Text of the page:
I recently joined Todd Lewis on his Praise of Folly podcast (https://www.youtube.com/watch?v=N_NktIJ2maM) to discuss the current state of libertarianism and anarchism as well as his essay critiquing those positions, Contra the Self-Ownership Principle: The Nightmare of Libertopia.
I think this discussion shows the continuing evolution of my political and economic thinking toward something of a post-libertarian, a-centred political understanding of modernity and history. While I have not completely abandoned my libertarian/anarchist thoughts, I am increasingly skeptical of the importance of libertarian concepts such as the non-aggression and self-ownership principles, as well as generally being more favourable toward accepting coercion as an element of the governance of real-world developments. This where me and Todd found significant agreement, realising that statism for all its faults has produced huge scientific advancement (through DARPA and NASA) as well as being an important institution for governing elements of certain things (military, infrastructure, etc.). This is of course not to be uncritical of the state both in its historical abstraction and in its modern realities. Rather it is to recognise both that sovereignty is never wholly coercive and no society real or imagined will ever be truly free of coercive influence.
As me and Todd discussed in the talk, the idea of libertarian governance surrounding social conformity and private property themselves engender dynamics of social exclusion and intra-communal suspicion which have the potential to be more coercive than the act of being jailed in a minimum-security prison. The reality with all these social axioms (coercion, custom, exchange, familial/tribal bonds) is that they exist on a spectrum of possibilisation. Societies and civilisations conform to all of them to varying degrees depending on the scale and development of particular activities. The natural interplay of forces that Burke and Kirk have described cannot simply be made to disappear due to theoretical objections. And the natural interplay of forces present a much greater field of possibility for the decentralisation and dissipation of power (political, economic, etc.) than do the concepts of voluntaryism or any variety of anarchism.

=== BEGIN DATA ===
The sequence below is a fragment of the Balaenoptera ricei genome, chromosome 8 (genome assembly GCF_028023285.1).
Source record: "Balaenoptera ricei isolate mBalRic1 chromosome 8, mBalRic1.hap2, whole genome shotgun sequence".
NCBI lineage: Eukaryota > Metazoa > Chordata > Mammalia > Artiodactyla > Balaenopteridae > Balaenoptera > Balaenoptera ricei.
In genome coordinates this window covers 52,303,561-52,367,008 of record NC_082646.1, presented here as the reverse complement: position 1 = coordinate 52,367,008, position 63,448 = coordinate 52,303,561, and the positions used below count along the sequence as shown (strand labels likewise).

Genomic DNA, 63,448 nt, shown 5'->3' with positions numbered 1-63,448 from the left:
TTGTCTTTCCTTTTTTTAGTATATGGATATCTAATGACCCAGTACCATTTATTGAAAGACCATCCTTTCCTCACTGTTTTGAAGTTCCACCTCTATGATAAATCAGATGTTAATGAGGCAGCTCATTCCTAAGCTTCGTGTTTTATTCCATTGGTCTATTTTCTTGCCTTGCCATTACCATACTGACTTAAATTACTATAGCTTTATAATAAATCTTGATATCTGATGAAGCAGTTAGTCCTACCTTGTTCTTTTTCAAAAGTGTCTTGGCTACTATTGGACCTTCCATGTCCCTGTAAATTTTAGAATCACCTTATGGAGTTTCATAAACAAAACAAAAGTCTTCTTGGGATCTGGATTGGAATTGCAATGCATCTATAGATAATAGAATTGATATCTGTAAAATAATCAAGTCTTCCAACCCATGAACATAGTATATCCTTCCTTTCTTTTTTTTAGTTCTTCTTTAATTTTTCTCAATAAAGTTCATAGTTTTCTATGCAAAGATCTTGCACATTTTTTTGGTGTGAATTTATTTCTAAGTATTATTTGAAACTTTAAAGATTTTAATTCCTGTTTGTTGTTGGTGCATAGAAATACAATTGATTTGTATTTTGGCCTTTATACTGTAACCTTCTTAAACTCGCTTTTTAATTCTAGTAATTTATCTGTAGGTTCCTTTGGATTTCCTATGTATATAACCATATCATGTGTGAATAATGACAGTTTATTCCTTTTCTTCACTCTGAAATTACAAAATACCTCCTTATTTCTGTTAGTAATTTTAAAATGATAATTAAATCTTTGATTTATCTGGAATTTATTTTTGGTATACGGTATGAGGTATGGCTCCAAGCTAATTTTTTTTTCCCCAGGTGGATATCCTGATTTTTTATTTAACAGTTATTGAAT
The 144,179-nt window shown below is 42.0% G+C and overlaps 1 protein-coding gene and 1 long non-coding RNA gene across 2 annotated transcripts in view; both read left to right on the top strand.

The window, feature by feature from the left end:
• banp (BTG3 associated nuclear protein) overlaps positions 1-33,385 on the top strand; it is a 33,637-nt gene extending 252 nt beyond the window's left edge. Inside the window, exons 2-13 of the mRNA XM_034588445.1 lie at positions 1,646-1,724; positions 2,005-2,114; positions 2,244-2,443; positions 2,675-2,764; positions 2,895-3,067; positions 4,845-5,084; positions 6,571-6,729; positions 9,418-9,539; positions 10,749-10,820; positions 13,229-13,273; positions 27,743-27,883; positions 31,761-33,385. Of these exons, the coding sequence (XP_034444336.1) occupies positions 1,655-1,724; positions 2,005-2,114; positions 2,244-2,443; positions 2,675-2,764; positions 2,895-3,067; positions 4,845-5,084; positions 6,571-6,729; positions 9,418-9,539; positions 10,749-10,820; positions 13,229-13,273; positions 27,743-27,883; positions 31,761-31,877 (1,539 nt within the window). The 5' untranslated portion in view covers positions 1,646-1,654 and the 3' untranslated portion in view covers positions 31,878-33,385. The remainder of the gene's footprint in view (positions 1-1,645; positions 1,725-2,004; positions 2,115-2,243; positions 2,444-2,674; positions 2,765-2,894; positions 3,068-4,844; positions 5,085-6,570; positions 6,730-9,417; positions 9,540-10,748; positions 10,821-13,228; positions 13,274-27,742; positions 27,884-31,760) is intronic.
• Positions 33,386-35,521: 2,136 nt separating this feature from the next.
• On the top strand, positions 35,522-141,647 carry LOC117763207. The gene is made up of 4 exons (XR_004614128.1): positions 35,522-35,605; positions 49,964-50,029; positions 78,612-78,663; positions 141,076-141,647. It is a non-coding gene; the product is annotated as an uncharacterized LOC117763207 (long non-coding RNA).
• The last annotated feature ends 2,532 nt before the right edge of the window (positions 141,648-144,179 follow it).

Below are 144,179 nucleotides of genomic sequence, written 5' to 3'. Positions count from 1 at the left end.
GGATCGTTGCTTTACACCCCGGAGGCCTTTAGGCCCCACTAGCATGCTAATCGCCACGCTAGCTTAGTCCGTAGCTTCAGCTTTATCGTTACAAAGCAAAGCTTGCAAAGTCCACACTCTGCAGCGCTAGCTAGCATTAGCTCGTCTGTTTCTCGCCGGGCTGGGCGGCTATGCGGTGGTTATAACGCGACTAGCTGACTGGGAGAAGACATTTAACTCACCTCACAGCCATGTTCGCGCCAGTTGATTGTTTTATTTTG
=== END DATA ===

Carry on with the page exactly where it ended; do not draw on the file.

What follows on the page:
I hope that libertarians recognise that the world they see is not simply malleable to axiomatic constructs and ahistorical understandings of human nature and governmental development.